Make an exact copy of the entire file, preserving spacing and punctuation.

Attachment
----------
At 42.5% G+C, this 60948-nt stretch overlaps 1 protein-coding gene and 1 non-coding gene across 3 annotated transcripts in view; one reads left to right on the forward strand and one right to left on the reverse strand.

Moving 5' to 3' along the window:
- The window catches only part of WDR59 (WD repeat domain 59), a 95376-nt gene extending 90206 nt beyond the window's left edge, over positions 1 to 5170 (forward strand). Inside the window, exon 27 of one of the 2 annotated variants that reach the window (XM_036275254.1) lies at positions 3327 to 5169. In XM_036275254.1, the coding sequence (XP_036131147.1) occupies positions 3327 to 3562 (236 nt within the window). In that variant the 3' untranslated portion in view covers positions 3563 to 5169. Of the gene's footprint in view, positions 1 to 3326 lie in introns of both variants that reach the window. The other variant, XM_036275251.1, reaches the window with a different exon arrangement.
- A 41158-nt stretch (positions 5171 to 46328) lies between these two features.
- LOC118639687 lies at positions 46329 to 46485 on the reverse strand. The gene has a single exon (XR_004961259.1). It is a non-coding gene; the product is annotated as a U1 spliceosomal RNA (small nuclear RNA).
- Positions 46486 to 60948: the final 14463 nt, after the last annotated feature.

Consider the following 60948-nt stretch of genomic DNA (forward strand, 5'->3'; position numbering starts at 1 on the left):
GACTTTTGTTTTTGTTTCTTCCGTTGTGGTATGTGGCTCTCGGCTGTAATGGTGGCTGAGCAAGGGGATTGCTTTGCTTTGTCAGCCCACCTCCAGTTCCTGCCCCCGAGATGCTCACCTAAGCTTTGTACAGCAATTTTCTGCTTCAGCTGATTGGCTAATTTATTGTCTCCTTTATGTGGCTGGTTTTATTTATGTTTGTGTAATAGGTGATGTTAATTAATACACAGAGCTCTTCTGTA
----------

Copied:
At 42.5% G+C, this 60948-nt stretch overlaps 1 protein-coding gene and 1 non-coding gene across 3 annotated transcripts in view; one reads left to right on the forward strand and one right to left on the reverse strand.

Moving 5' to 3' along the window:
- The window catches only part of WDR59 (WD repeat domain 59), a 95376-nt gene extending 90206 nt beyond the window's left edge, over positions 1 to 5170 (forward strand). Inside the window, exon 27 of one of the 2 annotated variants that reach the window (XM_036275254.1) lies at positions 3327 to 5169. In XM_036275254.1, the coding sequence (XP_036131147.1) occupies positions 3327 to 3562 (236 nt within the window). In that variant the 3' untranslated portion in view covers positions 3563 to 5169. Of the gene's footprint in view, positions 1 to 3326 lie in introns of both variants that reach the window. The other variant, XM_036275251.1, reaches the window with a different exon arrangement.
- A 41158-nt stretch (positions 5171 to 46328) lies between these two features.
- LOC118639687 lies at positions 46329 to 46485 on the reverse strand. The gene has a single exon (XR_004961259.1). It is a non-coding gene; the product is annotated as a U1 spliceosomal RNA (small nuclear RNA).
- Positions 46486 to 60948: the final 14463 nt, after the last annotated feature.

Consider the following 60948-nt stretch of genomic DNA (forward strand, 5'->3'; position numbering starts at 1 on the left):
GACTTTTGTTTTTGTTTCTTCCGTTGTGGTATGTGGCTCTCGGCTGTAATGGTGGCTGAGCAAGGGGATTGCTTTGCTTTGTCAGCCCACCTCCAGTTCCTGCCCCCGAGATGCTCACCTAAGCTTTGTACAGCAATTTTCTGCTTCAGCTGATTGGCTAATTTATTGTCTCCTTTATGTGGCTGGTTTTATTTATGTTTGTGTAATAGGTGATGTTAATTAATACACAGAGCTCTTCTGTA